Indoor Carrot Garden: Tips For Growing Carrots Indoors

carrots-indoors
Image by Brianna Privett

By Jackie Carroll

Can carrots grow indoors? Yes, and growing carrots in containers is easier than growing them in the garden because they thrive on a steady supply of moisture—something that’s hard to provide outdoors in the heat of summer. When you grow your own carrots, you have options that you’ll probably never see in the grocery store, including unusual shapes and a rainbow of colors. So grab a pot and let’s get to growing carrots indoors.

Can Carrots Grow Indoors?

Carrots are among the easiest vegetables to grow indoors, and your indoor carrot garden will be attractive as well as functional. Potted carrots fill their container with dark green, lacy foliage that you’ll be proud to display in any room on your home.

You can grow baby carrots in any size container, but longer varieties need deeper pots. Choose a pot that is at least 8 inches deep to grow short or half-long varieties, and one that is 10 to 12 inches deep for standard length carrots.

Fill the pot with good quality potting soil to within an inch of the top. Now you are ready to plant carrots.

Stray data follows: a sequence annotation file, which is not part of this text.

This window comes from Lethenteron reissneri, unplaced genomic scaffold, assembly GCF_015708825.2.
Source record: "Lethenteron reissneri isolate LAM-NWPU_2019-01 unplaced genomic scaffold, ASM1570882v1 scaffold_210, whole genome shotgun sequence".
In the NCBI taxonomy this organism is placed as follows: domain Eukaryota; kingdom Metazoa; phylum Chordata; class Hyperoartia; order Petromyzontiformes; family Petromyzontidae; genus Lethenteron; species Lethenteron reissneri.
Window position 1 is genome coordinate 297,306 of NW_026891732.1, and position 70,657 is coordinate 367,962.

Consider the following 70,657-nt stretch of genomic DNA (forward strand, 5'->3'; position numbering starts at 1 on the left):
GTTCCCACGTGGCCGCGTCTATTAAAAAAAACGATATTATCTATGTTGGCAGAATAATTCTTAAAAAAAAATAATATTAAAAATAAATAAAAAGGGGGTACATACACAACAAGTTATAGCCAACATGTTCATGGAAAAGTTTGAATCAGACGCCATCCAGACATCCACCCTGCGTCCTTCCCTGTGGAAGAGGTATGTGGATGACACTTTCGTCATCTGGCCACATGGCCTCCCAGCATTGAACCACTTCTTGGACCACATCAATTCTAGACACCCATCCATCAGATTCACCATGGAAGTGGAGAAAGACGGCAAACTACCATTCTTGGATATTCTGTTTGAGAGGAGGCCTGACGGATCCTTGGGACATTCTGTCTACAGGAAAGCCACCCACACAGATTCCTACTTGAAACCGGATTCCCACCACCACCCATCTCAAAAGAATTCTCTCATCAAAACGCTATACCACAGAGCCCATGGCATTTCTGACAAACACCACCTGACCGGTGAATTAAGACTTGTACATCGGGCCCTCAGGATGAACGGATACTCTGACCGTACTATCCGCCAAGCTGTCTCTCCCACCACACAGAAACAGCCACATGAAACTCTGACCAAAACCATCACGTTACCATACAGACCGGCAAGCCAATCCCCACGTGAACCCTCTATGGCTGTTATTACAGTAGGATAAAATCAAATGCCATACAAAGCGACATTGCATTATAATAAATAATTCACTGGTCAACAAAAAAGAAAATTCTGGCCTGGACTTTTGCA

How to Grow Carrot Plants in Pots

The first challenge to growing carrots indoors is getting those tiny little seeds onto the soil. To save yourself some frustration, don’t worry about trying to space them evenly around the pot. Just moisten the soil and sprinkle the seeds over the surface.

Once they germinate, clip out the extra seedlings with a pair of scissors so that the remaining carrots are about one-half inch apart. When they are about 3 inches tall and you can see which seedlings are the sturdiest, thin them again to about an inch apart or the distance recommended on the seed packet.

Place your potted carrots in a sunny window and keep the soil moist at the surface until the seeds germinate. Water the pot when the soil is dry at a depth of one inch once the seedlings begin to grow.

When they reach a height of three inches, it’s time to start a regular feeding schedule. Use a liquid houseplant fertilizer mixed at full strength every two weeks.

You can harvest carrots any time after they develop their mature color. Tiny, immature carrots are a tasty treat, but you don’t get much carrot for your effort, so you probably want to let at least some of them grow to full size. Harvest them by pulling them straight out of the soil. Digging around in the soil disturbs the roots of other carrots and may cause deformities.

Not enough carrots? Prolong the harvest by planting additional pots of carrots at two-week intervals. After all, you can never have too many carrots.

This article was last updated on

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